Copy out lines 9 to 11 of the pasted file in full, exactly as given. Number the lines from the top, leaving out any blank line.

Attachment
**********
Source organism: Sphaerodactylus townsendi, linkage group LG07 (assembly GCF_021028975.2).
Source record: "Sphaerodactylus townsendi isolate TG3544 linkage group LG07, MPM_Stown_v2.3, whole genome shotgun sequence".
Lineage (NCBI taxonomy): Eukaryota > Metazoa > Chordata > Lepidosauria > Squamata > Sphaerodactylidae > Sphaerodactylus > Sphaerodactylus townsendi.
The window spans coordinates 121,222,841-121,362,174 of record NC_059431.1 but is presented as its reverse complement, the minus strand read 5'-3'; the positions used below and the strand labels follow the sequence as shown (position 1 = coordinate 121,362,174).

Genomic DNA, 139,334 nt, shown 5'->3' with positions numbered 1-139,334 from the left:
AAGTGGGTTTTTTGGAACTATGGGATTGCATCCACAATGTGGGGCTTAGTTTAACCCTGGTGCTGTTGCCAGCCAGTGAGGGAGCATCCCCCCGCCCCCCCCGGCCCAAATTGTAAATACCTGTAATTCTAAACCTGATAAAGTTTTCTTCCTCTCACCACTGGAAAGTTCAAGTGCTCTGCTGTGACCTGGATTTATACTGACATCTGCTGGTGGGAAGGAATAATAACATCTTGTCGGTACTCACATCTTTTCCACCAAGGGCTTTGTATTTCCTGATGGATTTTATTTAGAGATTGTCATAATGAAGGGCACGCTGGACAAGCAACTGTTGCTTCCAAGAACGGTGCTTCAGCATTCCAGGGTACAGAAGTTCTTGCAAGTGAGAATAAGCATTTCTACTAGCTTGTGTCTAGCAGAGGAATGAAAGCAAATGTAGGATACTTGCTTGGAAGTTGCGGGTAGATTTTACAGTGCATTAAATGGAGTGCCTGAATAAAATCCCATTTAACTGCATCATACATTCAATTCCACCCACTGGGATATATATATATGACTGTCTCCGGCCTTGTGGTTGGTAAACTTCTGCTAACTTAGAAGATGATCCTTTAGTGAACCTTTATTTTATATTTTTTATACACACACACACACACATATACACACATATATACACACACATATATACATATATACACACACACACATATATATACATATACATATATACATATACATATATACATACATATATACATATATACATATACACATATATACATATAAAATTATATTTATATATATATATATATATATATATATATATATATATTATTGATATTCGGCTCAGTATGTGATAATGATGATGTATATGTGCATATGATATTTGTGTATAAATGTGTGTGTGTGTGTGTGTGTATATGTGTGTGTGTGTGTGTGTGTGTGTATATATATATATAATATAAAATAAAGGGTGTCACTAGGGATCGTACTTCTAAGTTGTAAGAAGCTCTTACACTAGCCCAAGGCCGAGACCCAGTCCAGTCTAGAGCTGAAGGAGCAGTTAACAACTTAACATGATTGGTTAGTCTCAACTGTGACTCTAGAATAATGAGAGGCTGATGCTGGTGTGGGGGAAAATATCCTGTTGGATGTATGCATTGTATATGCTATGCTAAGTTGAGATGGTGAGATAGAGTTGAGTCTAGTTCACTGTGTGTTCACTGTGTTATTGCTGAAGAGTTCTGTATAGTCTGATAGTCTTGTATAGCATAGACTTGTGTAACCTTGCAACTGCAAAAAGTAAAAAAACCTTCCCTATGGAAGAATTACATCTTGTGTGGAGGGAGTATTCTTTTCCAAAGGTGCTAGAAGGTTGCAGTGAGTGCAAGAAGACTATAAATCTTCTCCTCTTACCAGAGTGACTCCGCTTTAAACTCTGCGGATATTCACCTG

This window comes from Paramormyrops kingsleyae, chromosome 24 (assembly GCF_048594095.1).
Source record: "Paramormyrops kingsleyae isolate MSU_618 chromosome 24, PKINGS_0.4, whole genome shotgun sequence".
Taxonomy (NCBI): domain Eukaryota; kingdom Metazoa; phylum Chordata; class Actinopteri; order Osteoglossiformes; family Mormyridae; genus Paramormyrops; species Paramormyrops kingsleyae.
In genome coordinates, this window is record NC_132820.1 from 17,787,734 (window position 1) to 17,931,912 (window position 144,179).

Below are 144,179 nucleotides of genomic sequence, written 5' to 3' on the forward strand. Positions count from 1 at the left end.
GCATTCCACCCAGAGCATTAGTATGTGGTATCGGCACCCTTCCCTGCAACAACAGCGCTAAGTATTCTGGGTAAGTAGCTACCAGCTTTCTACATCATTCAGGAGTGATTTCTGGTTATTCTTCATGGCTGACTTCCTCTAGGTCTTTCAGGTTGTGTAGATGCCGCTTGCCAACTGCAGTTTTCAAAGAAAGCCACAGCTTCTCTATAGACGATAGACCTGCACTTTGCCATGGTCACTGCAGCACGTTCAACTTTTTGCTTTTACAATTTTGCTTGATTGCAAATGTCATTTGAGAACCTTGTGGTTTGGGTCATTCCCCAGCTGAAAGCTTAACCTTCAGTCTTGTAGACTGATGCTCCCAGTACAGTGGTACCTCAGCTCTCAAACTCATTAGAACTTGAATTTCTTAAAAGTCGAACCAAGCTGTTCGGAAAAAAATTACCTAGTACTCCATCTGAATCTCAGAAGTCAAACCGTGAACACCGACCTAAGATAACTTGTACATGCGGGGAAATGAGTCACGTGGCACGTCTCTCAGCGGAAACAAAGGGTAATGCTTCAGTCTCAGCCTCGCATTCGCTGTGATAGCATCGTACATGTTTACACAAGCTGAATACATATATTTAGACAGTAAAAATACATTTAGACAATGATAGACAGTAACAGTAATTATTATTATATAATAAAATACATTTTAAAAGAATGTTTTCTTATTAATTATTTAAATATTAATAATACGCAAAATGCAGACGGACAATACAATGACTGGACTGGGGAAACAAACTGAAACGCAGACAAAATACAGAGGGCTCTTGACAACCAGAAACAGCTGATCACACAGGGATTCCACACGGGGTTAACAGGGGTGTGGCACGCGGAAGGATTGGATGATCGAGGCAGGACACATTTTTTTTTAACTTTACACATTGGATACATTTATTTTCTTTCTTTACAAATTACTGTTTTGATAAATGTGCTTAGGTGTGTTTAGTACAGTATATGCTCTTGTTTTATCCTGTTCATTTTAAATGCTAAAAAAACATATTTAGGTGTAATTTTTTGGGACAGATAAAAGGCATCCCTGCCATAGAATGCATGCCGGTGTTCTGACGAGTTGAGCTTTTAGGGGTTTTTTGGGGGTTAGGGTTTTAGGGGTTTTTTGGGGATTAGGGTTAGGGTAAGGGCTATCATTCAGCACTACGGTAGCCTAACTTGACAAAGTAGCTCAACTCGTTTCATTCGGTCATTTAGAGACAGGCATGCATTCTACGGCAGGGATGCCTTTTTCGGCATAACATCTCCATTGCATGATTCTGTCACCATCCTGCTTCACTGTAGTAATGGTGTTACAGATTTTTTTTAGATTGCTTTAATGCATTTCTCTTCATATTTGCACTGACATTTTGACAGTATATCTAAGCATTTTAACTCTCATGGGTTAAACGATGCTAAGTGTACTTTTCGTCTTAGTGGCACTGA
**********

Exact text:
Taxonomy (NCBI): domain Eukaryota; kingdom Metazoa; phylum Chordata; class Actinopteri; order Osteoglossiformes; family Mormyridae; genus Paramormyrops; species Paramormyrops kingsleyae.
In genome coordinates, this window is record NC_132820.1 from 17,787,734 (window position 1) to 17,931,912 (window position 144,179).

Below are 144,179 nucleotides of genomic sequence, written 5' to 3' on the forward strand. Positions count from 1 at the left end.